The Three Musketeers – Day 219 of 227

“Now, retire to your chambers,” said Athos, “and leave me to act. You must perceive that in my quality of a husband this concerns me. Only, d’Artagnan, if you have not lost it, give me the paper which fell from that man’s hat, upon which is written the name of the village of—”

“Ah,” said d’Artagnan, “I comprehend! that name written in her hand.”

“You see, then,” said Athos, “there is a god in heaven still!”

64 The Man In The Red Cloak

The despair of Athos had given place to a concentrated grief which only rendered more lucid the brilliant mental faculties of that extraordinary man.

Possessed by one single thought—that of the promise he had made, and of the responsibility he had taken—he retired last to his chamber, begged the host to procure him a map of the province, bent over it, examined every line traced upon it, perceived that there were four different roads from Bethune to Armentieres, and summoned the lackeys.

Planchet, Grimaud, Bazin, and Mousqueton presented themselves, and received clear, positive, and serious orders from Athos.

They must set out the next morning at daybreak, and go to Armentieres—each by a different route. Planchet, the most intelligent of the four, was to follow that by which the carriage had gone upon which the four friends had fired, and which was accompanied, as may be remembered, by Rochefort’s servant.

Athos set the lackeys to work first because, since these men had been in the service of himself and his friends he had discovered in each of them different and essential qualities. Then, lackeys who ask questions inspire less mistrust than masters, and meet with more sympathy among those to whom they address themselves. Besides, Milady knew the masters, and did not know the lackeys; on the contrary, the lackeys knew Milady perfectly.

All four were to meet the next day at eleven o’clock. If they had discovered Milady’s retreat, three were to remain on guard; the fourth was to return to Bethune in order to inform Athos and serve as a guide to the four friends. These arrangements made, the lackeys retired.

Athos then arose from his chair, girded on his sword, enveloped himself in his cloak, and left the hotel. It was nearly ten o’clock. At ten o’clock in the evening, it is well known, the streets in provincial towns are very little frequented. Athos nevertheless was visibly anxious to find someone of whom he could ask a question. At length he met a belated passenger, went up to him, and spoke a few words to him. The man he addressed recoiled with terror, and only answered the few words of the Musketeer by pointing. Athos offered the man half a pistole to accompany him, but the man refused.

Athos then plunged into the street the man had indicated with his finger; but arriving at four crossroads, he stopped again, visibly embarrassed. Nevertheless, as the crossroads offered him a better chance than any other place of meeting somebody, he stood still. In a few minutes a night watch passed. Athos repeated to him the same question he had asked the first person he met. The night watch evinced the same terror, refused, in his turn, to accompany Athos, and only pointed with his hand to the road he was to take.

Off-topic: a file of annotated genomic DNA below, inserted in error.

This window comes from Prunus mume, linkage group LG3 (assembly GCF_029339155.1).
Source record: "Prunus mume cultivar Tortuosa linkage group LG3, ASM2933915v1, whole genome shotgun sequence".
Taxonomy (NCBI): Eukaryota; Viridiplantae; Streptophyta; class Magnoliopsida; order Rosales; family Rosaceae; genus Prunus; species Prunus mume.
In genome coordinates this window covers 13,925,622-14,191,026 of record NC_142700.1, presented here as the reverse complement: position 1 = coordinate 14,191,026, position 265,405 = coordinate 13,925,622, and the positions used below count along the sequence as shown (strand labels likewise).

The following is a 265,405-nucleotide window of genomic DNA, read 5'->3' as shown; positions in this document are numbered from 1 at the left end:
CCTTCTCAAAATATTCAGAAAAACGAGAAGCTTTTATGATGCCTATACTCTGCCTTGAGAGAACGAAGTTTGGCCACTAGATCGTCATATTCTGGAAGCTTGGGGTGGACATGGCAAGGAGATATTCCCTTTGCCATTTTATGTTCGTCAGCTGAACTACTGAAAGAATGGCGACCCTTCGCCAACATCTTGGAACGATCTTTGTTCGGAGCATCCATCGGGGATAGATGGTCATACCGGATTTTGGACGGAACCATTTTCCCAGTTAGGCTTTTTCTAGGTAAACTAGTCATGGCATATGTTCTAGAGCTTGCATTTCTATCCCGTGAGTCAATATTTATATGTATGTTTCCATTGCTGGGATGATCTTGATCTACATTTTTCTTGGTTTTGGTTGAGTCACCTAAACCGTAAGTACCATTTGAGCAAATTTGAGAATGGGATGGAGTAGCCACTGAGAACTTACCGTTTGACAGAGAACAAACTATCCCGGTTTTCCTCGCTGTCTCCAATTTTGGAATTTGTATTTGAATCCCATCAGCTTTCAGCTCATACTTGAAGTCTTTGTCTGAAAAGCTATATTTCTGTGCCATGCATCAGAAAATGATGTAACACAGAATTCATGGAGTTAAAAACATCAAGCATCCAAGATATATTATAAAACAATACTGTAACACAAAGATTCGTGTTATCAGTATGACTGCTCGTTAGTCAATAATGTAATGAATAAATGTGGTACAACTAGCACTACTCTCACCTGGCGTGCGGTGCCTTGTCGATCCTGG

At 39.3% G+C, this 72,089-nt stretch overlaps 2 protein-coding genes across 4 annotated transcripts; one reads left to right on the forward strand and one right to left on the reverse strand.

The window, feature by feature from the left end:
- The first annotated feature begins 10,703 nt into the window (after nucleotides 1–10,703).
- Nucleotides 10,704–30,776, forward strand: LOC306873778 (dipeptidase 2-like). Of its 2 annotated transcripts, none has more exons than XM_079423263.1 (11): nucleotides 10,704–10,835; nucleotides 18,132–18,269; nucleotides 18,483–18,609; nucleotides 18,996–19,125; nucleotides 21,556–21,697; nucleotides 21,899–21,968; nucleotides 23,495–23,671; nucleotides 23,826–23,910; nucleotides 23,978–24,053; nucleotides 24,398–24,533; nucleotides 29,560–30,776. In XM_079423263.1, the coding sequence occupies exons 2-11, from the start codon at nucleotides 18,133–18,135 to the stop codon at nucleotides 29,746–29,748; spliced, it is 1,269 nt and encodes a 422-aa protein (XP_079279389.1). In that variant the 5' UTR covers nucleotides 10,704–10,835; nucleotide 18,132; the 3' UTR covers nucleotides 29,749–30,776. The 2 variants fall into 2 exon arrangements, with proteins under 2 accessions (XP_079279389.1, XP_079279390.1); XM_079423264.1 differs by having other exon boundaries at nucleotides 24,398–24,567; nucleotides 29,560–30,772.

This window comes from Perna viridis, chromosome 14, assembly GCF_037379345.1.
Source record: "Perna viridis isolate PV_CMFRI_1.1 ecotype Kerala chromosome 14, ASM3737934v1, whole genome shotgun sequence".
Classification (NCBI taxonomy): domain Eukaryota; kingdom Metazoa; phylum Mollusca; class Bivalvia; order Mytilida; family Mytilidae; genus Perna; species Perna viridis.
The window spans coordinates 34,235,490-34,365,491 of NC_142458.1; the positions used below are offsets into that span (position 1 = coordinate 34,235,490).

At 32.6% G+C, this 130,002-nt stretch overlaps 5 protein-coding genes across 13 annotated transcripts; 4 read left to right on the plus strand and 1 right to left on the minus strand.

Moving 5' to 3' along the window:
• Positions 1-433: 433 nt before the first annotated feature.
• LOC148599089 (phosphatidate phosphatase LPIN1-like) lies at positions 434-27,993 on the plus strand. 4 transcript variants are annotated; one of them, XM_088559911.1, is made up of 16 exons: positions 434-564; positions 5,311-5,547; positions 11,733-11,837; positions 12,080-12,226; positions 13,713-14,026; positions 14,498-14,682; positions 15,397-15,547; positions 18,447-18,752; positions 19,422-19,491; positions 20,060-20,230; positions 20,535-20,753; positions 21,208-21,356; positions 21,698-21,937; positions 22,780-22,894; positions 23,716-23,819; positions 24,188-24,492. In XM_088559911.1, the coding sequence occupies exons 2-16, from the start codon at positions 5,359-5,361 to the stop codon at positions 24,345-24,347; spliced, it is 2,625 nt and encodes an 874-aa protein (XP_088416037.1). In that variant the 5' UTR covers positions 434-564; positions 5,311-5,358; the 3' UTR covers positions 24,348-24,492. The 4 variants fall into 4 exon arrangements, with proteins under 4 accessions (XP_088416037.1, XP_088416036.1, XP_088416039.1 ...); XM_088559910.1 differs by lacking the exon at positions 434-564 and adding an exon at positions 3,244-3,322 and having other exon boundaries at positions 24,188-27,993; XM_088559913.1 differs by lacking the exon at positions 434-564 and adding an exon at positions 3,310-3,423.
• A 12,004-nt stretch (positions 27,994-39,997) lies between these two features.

Athos walked in the direction indicated, and reached the suburb situated at the opposite extremity of the city from that by which he and his friends had entered it. There he again appeared uneasy and embarrassed, and stopped for the third time.

Fortunately, a mendicant passed, who, coming up to Athos to ask charity, Athos offered him half a crown to accompany him where he was going. The mendicant hesitated at first, but at the sight of the piece of silver which shone in the darkness he consented, and walked on before Athos.

Arrived at the angle of a street, he pointed to a small house, isolated, solitary, and dismal. Athos went toward the house, while the mendicant, who had received his reward, left as fast as his legs could carry him.

Athos went round the house before he could distinguish the door, amid the red color in which the house was painted. No light appeared through the chinks of the shutters; no noise gave reason to believe that it was inhabited. It was dark and silent as the tomb.

Three times Athos knocked without receiving an answer. At the third knock, however, steps were heard inside. The door at length was opened, and a man appeared, of high stature, pale complexion, and black hair and beard.

Athos and he exchanged some words in a low voice, then the tall man made a sign to the Musketeer that he might come in. Athos immediately profited by the permission, and the door was closed behind him.

The man whom Athos had come so far to seek, and whom he had found with so much trouble, introduced him into his laboratory, where he was engaged in fastening together with iron wire the dry bones of a skeleton. All the frame was adjusted except the head, which lay on the table.

All the rest of the furniture indicated that the dweller in this house occupied himself with the study of natural science. There were large bottles filled with serpents, ticketed according to their species; dried lizards shone like emeralds set in great squares of black wood, and bunches of wild odoriferous herbs, doubtless possessed of virtues unknown to common men, were fastened to the ceiling and hung down in the corners of the apartment. There was no family, no servant; the tall man alone inhabited this house.

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